One of my greatest fears is to be stranded alone on an island. Like Tom Hanks in Castaway, I imagine myself creating an imaginary friend like his character’s companion Wilson, the volleyball. My hair would grow long, I would go through every stage of grief, and still I would sit on some beach and stare off into some distant horizon. As a boy my imagination was taken up by novels like ‘The Hatchet’ and later other post-apocalyptic stories of solitary life, and I wondered how I would fare under the stress of loneliness. Then, last summer, I visited an isolated lighthouse in New Brunswick and a poster was attached to the door, inviting people to apply to be a lighthouse keeper. I could barely imagine the strange mix of loneliness and beauty such a job would offer.
Today many of us have been thrust, unwillingly, into places of isolation. While some in our city have large families and bustling homes full of people to help pass the time away, others are left alone, disconnected, and separated from the people they love. In all ways, we are experiencing some degree of solitary life.
There are other personalities that loom in my imagination in this season; the hermits and anchorites of old. Today they feel more myth and legend than reality, but there was a time when people, often out of a devotion to God in some form, would withdraw from society to a solitary life of prayer and contemplation. Some old churches would have a hermitage connected to it, or a ‘cell’ where these peculiar people would vow to stay and commit themselves to pray for their community and in some cases simply sit and listen to those who needed to speak.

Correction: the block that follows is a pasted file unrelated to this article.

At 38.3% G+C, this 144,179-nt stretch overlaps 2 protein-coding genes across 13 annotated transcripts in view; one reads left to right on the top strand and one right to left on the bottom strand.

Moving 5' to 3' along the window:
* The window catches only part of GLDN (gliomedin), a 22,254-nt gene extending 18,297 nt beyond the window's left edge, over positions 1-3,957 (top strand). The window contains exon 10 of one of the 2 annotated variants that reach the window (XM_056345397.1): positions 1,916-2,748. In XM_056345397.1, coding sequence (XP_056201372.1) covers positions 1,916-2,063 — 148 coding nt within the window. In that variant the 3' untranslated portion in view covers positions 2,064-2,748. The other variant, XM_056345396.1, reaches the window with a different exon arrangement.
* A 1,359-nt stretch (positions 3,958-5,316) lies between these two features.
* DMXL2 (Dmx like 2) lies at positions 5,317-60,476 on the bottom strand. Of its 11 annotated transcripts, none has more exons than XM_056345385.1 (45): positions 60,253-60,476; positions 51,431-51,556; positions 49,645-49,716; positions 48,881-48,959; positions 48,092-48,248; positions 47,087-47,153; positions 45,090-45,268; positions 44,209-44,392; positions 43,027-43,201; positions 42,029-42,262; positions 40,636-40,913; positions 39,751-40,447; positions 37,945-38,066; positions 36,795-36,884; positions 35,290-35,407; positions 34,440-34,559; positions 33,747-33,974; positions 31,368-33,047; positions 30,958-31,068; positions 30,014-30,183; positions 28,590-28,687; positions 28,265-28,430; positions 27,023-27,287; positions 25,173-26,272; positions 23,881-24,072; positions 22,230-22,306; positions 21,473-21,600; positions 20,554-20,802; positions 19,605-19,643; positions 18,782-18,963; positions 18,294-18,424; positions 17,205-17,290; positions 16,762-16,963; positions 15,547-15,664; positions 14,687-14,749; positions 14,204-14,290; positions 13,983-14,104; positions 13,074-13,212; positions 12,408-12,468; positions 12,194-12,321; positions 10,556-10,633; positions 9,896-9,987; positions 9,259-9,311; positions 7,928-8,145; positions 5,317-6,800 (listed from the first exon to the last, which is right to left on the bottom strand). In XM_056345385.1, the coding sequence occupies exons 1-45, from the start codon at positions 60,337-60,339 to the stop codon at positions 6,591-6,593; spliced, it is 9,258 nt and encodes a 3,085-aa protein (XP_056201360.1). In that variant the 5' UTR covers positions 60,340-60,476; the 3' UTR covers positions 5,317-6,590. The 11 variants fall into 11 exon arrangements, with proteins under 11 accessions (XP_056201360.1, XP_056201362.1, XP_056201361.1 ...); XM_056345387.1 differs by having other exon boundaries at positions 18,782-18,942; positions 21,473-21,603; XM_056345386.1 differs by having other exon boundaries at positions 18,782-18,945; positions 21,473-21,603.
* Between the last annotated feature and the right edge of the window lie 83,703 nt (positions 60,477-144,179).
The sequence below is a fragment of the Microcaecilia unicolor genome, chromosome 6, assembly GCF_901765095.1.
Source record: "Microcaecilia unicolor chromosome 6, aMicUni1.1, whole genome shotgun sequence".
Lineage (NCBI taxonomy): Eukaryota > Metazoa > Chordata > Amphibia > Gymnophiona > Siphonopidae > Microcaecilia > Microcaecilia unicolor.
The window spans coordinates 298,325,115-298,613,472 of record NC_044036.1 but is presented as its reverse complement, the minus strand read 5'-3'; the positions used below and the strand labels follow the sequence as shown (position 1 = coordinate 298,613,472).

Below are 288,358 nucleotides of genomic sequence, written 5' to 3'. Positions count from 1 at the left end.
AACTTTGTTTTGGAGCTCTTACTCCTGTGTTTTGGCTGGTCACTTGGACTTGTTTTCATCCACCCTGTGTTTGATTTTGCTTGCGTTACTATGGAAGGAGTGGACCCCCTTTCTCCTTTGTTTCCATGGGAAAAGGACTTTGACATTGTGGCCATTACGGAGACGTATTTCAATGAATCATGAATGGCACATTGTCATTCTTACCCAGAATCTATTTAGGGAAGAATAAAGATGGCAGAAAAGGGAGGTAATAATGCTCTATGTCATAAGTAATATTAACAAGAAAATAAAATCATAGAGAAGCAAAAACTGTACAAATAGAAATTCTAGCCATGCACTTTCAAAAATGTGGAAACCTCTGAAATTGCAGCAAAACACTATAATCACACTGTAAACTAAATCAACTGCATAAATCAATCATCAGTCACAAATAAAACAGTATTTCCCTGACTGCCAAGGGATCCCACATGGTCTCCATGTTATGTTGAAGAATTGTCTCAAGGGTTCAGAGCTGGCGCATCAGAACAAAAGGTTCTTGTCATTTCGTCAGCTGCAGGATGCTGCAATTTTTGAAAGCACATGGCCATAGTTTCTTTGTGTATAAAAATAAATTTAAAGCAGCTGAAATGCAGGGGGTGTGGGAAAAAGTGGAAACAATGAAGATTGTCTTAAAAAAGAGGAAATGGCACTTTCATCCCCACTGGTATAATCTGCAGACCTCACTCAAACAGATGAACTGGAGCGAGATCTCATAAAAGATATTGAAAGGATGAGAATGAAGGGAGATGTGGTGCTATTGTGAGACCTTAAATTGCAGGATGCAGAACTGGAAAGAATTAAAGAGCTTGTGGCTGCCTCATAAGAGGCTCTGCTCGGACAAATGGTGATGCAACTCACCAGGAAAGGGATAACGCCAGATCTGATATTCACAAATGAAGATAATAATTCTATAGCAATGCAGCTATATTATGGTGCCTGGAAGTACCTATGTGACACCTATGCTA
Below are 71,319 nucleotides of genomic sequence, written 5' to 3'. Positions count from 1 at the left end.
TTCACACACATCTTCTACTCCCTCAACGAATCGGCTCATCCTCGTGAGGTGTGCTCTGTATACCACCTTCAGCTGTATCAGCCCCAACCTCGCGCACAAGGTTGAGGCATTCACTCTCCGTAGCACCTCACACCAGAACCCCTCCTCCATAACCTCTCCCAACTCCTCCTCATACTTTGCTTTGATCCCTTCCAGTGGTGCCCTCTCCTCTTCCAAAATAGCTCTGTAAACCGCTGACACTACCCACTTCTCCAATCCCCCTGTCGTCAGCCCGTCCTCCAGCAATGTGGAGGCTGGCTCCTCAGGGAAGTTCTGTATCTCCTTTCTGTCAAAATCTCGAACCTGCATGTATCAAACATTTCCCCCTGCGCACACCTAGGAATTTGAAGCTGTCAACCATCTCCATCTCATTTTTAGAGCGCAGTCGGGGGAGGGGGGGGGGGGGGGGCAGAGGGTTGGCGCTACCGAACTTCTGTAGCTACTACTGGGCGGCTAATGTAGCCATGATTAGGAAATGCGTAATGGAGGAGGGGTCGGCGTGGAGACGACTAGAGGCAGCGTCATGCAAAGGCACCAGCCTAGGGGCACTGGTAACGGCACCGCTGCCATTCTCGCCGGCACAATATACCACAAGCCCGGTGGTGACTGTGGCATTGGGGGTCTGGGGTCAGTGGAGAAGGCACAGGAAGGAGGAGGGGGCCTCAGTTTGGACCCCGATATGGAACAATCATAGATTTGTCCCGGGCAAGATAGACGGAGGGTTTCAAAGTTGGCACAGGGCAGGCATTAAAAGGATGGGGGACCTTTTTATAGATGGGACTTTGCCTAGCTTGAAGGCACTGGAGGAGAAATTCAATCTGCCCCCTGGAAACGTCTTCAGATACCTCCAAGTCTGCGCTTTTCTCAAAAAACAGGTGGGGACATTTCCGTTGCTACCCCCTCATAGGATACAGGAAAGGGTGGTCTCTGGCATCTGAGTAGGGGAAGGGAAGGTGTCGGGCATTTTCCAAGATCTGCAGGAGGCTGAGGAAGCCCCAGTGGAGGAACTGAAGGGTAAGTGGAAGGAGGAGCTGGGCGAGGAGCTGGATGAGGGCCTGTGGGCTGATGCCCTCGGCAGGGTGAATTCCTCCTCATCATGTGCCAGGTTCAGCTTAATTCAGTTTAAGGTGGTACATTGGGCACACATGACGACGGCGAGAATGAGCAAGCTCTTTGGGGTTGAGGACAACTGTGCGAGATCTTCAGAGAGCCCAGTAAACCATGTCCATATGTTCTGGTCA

Today this way of life is foreign to our modern sensibilities, we know too well the need for community and connection, but as I think about these interesting characters I wonder what I could have learned from them if I lived next door to a real hermit, sitting quietly on their porch watching the world go by. Do I have something to learn from their way of life?
Hermits, and perhaps lighthouse keepers, have found ways to be at peace with solitude. Some who have certain social anxieties have found peace in the isolation, for them a job in a fire-watch tower is a perfect fit. Still others have had to create very precise rhythms of life, play, work, learning, and creativity. One modern hermit I read about creates calligraphy and grows vegetables, opting for the most simple and slow creative activities for peace and tranquility in her life.
As I explore websites like hermitary.com, a collection of contemporary and historical stories about isolation and the solitary life, I feel a deep compassion for those who are alone. I feel their struggle and pursuit of peace in a world full of fears. I also feel a renewed compassion for my own neighbours who, through no choice of their own, have had to learn to live apart for a season. My take away is simply this: living with empathy towards our neighbours, hermits or otherwise, will help us see them with eyes of compassion. The same care we have for our neighbours, locked away in their little isolated alcoves up and down each street can also help us see the strange shaping work of solitude in our own lives, and in doing so we might find a way to be at peace with it all. While I hope very few of us have started to speak to volleyballs like Tom Hanks did in the film Castaway, I have discovered a new kind understanding and love for those who do.